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Vulnerable customers: from recognition to support

Melissa
Melissa Cowdry Field Marketing Director – UKI

Stephen Yap Research Director at the Call Centre Management Association (CCMA) chats about their new research on supporting vulnerable customers from within the contact centre.

Vulnerable

Being vulnerable is quite simply being at greater risk of harm. Anyone can be vulnerable at one time or another. This can be for a myriad of reasons but has profound implications for vulnerable customers who might struggle with financial management or decision making. The CCMA has conducted new research, commissioned by Odigo, into the extent of vulnerability and its implications for customer services. Stephen Yap, the Research Director at the CCMA, joined Melissa Cowdry to discuss his perspective on the findings.

What led you to conduct this research into vulnerable customers and why is it so relevant today?

The recent world events and the release of Financial Conduct Authority guidelines early in 2021 on the fair treatment of vulnerable customers have created a stage where research can give weight to the momentum for change. The pandemic has created an environment in which many people are at an increased risk of vulnerability and not simply financially vulnerable customers. Furthermore, looking forward, these economic and social pressures could take years to return to a pre-COVID-19 level of stability, further perpetuating the issue. 

Wider social dialogues on tolerance and openness have also brought us to a position where people no longer feel stigmatised. Those who perhaps had previously not even recognised their own position have now been empowered to acknowledge their circumstances and potentially take steps to find help.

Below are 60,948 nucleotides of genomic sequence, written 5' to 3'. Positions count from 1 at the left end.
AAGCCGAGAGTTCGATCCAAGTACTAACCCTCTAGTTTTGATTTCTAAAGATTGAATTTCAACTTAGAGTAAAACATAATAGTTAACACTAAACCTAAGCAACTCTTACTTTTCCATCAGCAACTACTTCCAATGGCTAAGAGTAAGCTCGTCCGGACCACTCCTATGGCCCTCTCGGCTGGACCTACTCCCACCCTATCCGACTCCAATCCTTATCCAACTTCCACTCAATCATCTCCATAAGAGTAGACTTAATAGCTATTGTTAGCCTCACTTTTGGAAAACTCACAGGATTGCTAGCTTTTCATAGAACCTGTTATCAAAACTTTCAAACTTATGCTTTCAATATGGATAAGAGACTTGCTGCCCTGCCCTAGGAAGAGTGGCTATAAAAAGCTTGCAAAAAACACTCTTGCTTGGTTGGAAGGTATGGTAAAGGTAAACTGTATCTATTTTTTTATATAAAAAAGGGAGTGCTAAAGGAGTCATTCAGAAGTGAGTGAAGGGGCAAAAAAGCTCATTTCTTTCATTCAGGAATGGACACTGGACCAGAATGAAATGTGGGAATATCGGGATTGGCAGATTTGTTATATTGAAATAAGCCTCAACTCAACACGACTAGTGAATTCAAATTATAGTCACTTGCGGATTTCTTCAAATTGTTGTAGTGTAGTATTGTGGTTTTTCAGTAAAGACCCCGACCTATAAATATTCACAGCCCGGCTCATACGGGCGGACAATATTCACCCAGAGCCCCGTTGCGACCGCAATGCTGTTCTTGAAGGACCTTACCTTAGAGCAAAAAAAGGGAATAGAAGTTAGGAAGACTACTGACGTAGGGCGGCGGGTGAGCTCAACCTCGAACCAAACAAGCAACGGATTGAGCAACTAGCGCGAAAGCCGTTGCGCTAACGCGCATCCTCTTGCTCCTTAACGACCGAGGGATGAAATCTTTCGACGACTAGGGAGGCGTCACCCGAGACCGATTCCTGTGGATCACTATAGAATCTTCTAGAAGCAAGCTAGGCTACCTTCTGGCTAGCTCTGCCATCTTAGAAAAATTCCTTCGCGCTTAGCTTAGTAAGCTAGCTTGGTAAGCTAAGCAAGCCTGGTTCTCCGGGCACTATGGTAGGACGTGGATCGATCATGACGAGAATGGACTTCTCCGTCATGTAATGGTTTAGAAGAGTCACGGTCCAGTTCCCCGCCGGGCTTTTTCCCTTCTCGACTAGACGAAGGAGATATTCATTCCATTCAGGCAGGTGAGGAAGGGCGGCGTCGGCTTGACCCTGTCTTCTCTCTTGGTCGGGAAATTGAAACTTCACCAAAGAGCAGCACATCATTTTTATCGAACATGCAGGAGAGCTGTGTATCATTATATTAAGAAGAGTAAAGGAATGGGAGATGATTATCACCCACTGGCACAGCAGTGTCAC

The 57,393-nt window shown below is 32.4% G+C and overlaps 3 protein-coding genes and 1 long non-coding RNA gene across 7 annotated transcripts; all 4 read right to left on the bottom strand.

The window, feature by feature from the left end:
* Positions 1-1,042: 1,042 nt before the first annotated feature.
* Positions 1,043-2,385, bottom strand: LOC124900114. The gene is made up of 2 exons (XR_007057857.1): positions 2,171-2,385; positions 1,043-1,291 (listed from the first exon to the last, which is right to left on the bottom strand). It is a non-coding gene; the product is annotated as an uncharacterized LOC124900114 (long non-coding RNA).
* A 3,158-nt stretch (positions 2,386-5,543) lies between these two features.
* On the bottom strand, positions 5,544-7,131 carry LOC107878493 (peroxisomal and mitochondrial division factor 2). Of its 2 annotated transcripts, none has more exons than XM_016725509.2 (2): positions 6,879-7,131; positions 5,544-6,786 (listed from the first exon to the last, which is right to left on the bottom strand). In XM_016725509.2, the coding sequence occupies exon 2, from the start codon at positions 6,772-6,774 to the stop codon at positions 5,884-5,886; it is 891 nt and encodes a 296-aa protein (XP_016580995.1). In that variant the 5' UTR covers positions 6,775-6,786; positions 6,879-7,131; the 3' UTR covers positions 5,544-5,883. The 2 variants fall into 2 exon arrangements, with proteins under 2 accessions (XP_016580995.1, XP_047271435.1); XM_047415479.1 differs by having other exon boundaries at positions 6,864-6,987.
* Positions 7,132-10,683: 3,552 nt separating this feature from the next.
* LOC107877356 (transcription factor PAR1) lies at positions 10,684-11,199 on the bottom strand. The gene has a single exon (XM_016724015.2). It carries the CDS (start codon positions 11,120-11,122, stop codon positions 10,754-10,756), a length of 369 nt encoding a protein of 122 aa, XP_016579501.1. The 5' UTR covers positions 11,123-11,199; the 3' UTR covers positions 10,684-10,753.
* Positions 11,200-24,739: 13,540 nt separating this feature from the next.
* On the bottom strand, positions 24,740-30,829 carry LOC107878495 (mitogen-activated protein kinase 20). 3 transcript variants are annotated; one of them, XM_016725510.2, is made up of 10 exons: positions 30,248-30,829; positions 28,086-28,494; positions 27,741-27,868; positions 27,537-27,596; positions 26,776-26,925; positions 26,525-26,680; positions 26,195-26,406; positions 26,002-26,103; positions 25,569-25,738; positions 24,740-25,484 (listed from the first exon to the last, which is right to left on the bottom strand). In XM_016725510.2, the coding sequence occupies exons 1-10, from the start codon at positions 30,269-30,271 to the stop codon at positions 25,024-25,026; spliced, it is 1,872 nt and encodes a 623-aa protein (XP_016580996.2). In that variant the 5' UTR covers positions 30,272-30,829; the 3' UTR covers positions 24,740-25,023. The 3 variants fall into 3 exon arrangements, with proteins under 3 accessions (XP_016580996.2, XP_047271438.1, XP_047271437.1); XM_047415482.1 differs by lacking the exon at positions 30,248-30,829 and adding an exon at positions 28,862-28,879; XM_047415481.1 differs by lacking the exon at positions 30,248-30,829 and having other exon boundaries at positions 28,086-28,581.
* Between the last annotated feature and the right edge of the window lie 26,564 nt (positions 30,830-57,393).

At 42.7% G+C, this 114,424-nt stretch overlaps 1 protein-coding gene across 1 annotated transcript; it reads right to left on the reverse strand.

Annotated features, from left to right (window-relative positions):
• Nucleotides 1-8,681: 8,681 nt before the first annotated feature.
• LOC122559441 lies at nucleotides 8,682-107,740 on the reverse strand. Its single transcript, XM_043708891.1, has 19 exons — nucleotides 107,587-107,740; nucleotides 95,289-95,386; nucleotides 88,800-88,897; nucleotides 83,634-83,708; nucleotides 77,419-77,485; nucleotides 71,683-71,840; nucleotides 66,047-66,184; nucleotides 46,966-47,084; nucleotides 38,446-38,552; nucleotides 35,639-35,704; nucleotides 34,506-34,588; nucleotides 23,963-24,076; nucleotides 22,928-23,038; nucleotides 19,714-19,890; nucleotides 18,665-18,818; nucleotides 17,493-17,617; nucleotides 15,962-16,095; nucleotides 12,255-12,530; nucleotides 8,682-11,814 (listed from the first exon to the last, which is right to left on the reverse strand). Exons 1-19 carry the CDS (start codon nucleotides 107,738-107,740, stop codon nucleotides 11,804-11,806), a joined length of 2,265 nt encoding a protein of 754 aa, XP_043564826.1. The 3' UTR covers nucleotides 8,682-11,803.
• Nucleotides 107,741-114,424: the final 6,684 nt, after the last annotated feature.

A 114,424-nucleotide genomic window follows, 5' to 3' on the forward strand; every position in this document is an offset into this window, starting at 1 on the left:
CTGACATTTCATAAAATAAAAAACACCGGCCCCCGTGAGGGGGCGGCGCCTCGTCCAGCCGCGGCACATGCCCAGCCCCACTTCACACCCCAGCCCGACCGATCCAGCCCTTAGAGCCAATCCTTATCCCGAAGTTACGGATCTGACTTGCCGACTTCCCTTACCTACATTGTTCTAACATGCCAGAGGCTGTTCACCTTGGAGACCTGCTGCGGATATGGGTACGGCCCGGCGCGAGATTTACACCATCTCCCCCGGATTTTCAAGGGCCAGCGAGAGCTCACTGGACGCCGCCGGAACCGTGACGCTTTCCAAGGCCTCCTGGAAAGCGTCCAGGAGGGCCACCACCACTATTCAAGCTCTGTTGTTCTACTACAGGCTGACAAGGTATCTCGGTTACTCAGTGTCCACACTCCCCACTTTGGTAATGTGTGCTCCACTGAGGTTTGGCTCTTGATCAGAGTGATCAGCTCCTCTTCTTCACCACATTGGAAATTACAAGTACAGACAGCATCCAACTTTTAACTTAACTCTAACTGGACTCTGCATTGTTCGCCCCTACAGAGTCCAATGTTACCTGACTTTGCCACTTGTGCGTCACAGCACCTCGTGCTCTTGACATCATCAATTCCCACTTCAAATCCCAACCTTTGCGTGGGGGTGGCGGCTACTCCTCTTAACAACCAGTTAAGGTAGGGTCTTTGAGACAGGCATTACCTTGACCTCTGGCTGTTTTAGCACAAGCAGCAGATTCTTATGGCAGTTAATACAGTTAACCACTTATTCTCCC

Were you surprised by what you found?

Yes, the extent of the issue was a surprise, two out of three adults self-identify as having at least one vulnerability. It is one thing to discuss topics on an anecdotal basis but quite another when faced with the reality of the numbers. More specifically the prevalence of mental health issues among the younger generation (18-34) was shocking. 40% experiencing mental health issues in the past 5 years. Even these stark figures do however provide a positive note in the sense that the recognition and commitment exist to acknowledge and provide assistance for vulnerable customers.

Is there a risk that by normalising vulnerability we become desensitised?

No. Throughout history, there have been many changes in social attitudes. In every case, these have been a hallmark of social development, diversity and a moral acknowledgement of fundamental human rights. Recognition brings with it open discussion. These findings do not simply present the numbers but also attitudes that can influence how contact centres can support health, life-event or financially vulnerable customers. As such, this is an opportunity to face the stark reality of the situation, but more crucially to make the necessary changes to customer care.

Is a tailored approach to vulnerable customers another form of personalisation of service?

Yes and no. Of course, providing for a customer’s individual needs is a form of personalisation but it is broader than this. Vulnerability can be due to many different factors (including health, life events and financially vulnerable customers), so in addition to inherent individuality, the roots of a customer’s vulnerability are also unique. To best cater to their needs, organisations need to look at what they can provide both generally for those at risk and also for more circumstance-specific needs.